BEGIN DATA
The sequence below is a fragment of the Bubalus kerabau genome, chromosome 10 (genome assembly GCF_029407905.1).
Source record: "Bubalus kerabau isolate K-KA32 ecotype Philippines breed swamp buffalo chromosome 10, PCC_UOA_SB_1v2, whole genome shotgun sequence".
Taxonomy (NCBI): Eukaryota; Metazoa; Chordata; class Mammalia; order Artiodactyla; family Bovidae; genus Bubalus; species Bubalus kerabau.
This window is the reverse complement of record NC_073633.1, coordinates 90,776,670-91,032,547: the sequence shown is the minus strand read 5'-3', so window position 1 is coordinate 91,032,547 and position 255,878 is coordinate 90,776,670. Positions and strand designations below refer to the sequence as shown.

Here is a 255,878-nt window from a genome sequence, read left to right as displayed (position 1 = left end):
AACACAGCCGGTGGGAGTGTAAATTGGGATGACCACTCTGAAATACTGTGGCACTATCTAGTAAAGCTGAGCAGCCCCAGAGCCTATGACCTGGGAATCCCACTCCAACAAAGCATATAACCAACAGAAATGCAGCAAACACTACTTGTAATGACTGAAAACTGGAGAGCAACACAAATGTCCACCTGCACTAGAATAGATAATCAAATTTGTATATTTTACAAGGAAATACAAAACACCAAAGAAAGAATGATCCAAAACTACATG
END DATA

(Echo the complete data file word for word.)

The sequence below is a fragment of the Bubalus kerabau genome, chromosome 10 (genome assembly GCF_029407905.1).
Source record: "Bubalus kerabau isolate K-KA32 ecotype Philippines breed swamp buffalo chromosome 10, PCC_UOA_SB_1v2, whole genome shotgun sequence".
Taxonomy (NCBI): Eukaryota; Metazoa; Chordata; class Mammalia; order Artiodactyla; family Bovidae; genus Bubalus; species Bubalus kerabau.
This window is the reverse complement of record NC_073633.1, coordinates 90,776,670-91,032,547: the sequence shown is the minus strand read 5'-3', so window position 1 is coordinate 91,032,547 and position 255,878 is coordinate 90,776,670. Positions and strand designations below refer to the sequence as shown.

Here is a 255,878-nt window from a genome sequence, read left to right as displayed (position 1 = left end):
AACACAGCCGGTGGGAGTGTAAATTGGGATGACCACTCTGAAATACTGTGGCACTATCTAGTAAAGCTGAGCAGCCCCAGAGCCTATGACCTGGGAATCCCACTCCAACAAAGCATATAACCAACAGAAATGCAGCAAACACTACTTGTAATGACTGAAAACTGGAGAGCAACACAAATGTCCACCTGCACTAGAATAGATAATCAAATTTGTATATTTTACAAGGAAATACAAAACACCAAAGAAAGAATGATCCAAAACTACATG